To demonstrate the wide applicability of our approach, we fabricate and measure additional devices using graphene from various academic and commercial sources (our atmospheric vs. low-pressure CVD growth vs. Graphene Supermarket, see details in the supplementary material). The extracted average values of mobility, contact resistance, and carrier puddle density (Table S1 in the supplementary material) show a clear improvement for all GFETs fabricated with Y-sacrificial layers, underscoring the effectiveness of the technique. To further quantify the variability reduction, we extract the CNP, also known as the Dirac voltage V0, for all measured devices (Fig. S8 in the supplementary material). The average V0 is reduced from 1.22 to 0.89 V, and the standard deviation decreased from 3.19 to 2.54 V with the Y-sacrificial process. Given that our test devices are using 90 nm SiO2 as the back-gate dielectric, the equivalent V0 for 1 nm thin SiO2 would be 0.01 ± 0.028 V, very close to the true charge neutrality, signifying that the Y-sacrificial layer technique does not induce additional doping.

The impact of process-induced contamination on large-scale GFET fabrication is also evident from the measured on/off ratios of the subset of atmospheric-pressure derived graphene devices, as shown in Fig. 4(a). Regardless of the PR stack or the contact metal, bare devices (without a Y-sacrificial layer) have higher RC due to process-induced contamination, yielding a lower on/off ratio at shorter channel lengths, as RC begins to dominate. This problem is alleviated with the use of Y-sacrificial layers, which enable cleaner contacts and preserve the on/off ratio down to the shortest channel lengths used in this study (L = 3 μm). In Fig. 4(b), we also quantify a simple analog device metric, the maximum ratio of transconductance to current, max(gm/ID), extracted from ID vs. VBG sweeps. The Y-sacrificial layers improve average max(gm/ID) by ∼60%, reflecting an improvement in the channel quality as the max(gm/ID) is obtained at biases near V0, where the channel dominates device transport. Since the oxide is the same for both types of samples, the improvement is solely from the Y-sacrificial layer technique, reinforcing the notion that graphene must be protected from PR during processing to maximize the device performance.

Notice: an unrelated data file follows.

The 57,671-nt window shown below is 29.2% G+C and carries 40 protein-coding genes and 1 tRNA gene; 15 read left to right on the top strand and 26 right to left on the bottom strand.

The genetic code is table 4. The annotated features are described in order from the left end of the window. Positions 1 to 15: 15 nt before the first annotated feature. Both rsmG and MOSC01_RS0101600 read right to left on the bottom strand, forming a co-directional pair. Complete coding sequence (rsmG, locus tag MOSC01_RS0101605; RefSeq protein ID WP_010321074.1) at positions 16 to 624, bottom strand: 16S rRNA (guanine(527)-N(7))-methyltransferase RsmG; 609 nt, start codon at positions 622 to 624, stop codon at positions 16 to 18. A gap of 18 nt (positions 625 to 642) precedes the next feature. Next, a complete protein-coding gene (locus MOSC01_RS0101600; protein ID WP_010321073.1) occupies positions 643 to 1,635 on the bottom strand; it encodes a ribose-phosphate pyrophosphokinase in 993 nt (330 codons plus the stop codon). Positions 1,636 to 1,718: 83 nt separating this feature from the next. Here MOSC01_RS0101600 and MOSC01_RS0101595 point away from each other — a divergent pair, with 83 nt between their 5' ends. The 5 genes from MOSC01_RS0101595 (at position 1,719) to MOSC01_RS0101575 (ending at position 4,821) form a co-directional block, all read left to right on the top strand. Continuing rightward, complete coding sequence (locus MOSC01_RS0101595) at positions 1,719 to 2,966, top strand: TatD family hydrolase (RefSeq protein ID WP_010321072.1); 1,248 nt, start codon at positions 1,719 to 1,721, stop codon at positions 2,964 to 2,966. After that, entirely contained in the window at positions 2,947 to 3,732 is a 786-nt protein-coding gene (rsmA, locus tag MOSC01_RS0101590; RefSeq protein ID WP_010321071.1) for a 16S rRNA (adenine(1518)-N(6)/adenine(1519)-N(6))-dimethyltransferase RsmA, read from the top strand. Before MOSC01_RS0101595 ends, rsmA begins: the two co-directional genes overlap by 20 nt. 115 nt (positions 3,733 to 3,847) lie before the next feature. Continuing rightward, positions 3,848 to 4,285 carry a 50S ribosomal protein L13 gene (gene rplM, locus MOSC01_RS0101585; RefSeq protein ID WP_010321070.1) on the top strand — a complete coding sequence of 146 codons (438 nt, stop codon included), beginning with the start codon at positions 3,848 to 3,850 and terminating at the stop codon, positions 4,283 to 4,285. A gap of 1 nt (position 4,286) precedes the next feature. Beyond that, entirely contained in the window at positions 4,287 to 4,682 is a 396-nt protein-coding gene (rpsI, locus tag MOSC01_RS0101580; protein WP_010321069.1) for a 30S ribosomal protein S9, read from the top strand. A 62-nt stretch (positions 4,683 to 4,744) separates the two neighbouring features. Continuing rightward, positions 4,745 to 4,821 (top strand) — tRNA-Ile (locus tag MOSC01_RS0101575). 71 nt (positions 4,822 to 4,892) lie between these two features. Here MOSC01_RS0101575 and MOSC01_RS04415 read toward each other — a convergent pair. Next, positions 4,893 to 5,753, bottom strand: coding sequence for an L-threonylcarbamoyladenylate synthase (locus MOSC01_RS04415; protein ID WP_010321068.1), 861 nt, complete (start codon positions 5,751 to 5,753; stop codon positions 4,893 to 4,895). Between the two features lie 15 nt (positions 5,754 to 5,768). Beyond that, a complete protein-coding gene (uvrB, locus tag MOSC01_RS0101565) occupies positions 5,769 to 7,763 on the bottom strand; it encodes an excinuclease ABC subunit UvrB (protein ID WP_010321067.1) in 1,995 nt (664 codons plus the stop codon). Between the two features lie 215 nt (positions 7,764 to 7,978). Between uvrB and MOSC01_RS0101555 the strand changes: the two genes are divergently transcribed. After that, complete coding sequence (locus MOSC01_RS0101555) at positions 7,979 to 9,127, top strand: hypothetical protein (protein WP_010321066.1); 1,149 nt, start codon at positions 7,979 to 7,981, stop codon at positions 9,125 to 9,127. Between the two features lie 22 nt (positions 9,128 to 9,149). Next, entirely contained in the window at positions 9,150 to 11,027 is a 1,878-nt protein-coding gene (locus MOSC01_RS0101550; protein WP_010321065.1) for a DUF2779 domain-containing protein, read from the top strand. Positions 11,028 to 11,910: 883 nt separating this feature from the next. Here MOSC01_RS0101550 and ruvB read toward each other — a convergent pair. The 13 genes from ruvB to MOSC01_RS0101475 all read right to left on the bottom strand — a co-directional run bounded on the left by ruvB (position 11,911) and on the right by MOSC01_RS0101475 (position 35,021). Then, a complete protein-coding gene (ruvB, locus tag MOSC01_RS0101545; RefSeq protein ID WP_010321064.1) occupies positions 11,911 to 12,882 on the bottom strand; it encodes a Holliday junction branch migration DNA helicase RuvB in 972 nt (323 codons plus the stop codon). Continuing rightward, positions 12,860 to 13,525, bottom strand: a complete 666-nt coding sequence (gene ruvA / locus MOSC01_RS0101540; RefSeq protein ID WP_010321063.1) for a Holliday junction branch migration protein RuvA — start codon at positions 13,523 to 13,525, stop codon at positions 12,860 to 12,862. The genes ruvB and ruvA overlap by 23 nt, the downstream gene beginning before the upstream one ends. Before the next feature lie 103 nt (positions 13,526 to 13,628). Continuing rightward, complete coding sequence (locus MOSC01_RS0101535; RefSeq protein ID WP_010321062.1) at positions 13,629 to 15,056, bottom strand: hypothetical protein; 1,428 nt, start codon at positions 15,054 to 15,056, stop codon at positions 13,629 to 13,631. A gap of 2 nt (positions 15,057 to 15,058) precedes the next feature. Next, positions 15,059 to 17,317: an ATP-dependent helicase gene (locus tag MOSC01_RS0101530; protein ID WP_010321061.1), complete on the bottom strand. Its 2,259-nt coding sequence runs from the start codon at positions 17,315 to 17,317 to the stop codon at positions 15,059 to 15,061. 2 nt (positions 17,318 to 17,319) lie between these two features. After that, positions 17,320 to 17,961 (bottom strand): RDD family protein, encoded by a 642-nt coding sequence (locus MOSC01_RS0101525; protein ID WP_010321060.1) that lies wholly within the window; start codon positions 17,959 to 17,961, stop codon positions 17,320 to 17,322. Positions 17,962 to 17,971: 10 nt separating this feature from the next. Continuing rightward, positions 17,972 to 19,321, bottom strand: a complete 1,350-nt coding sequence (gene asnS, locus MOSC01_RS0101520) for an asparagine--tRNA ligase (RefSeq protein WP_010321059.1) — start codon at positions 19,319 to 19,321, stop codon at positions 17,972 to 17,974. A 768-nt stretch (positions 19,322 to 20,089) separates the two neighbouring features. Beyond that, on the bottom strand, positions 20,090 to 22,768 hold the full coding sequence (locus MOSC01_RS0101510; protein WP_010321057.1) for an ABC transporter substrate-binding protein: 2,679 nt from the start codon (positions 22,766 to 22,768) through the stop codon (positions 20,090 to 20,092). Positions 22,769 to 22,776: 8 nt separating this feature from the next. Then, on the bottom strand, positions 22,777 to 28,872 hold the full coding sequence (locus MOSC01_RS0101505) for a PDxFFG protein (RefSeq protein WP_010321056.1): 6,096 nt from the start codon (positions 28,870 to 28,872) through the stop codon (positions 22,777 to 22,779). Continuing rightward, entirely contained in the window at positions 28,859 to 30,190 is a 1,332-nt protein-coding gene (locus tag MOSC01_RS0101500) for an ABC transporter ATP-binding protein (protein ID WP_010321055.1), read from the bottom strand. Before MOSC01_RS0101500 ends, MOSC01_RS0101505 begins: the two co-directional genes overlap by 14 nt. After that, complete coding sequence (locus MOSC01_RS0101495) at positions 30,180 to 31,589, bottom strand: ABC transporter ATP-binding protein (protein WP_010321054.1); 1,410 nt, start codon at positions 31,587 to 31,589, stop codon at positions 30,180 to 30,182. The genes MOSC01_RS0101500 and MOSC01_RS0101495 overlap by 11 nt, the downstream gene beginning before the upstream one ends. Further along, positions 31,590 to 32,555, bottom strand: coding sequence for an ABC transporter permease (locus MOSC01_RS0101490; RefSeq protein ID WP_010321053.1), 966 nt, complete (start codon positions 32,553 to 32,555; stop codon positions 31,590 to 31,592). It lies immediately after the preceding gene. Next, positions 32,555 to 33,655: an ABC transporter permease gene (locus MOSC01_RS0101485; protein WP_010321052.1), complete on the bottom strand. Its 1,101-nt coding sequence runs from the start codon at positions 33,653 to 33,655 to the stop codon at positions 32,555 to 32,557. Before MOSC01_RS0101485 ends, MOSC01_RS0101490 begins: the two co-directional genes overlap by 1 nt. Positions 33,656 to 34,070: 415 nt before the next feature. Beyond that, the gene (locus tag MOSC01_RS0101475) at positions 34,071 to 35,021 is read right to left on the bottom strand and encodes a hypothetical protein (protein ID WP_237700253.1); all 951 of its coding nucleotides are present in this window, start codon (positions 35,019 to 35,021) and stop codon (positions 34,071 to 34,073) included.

In summary, we introduced a simple and practical method to improve the graphene device quality through the use of Y-protective layers during processing. By electrically characterizing hundreds of graphene devices fabricated under various conditions, we identify through physical, quantitative analysis that PR residue restricts device variability and performance. Unlike existing methods, the Y-sacrificial technique protects the graphene without affecting surrounding materials, leading to increased device performance, reduced variability, and increased yield (here up to 97%). Although demonstrated for GFETs on SiO2, the Y-sacrificial technique is applicable to other HCl-compatible two-dimensional materials and substrates, where process contamination could be a concern.

See supplementary material for further details and the analysis of the yttrium sacrificial layer process and additional electrical data.

This work was supported in part by Systems on Nanoscale Information Fabrics (SONIC), one of the six SRC STARnet Centers sponsored by MARCO and DARPA, by the Air Force Office of Scientific Research (AFOSR) under Grant No. FA9550-14-1-0251, in part by the National Science Foundation (NSF) EFRI 2-DARE under Grant No. 1542883, and by the Stanford SystemX Alliance. We thank Ling Li and Professor H.-S. P. Wong for providing the CVD graphene samples from Graphene Supermarket. We also thank Sam Vaziri for helpful comments during the manuscript preparation process.

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Supplementary Material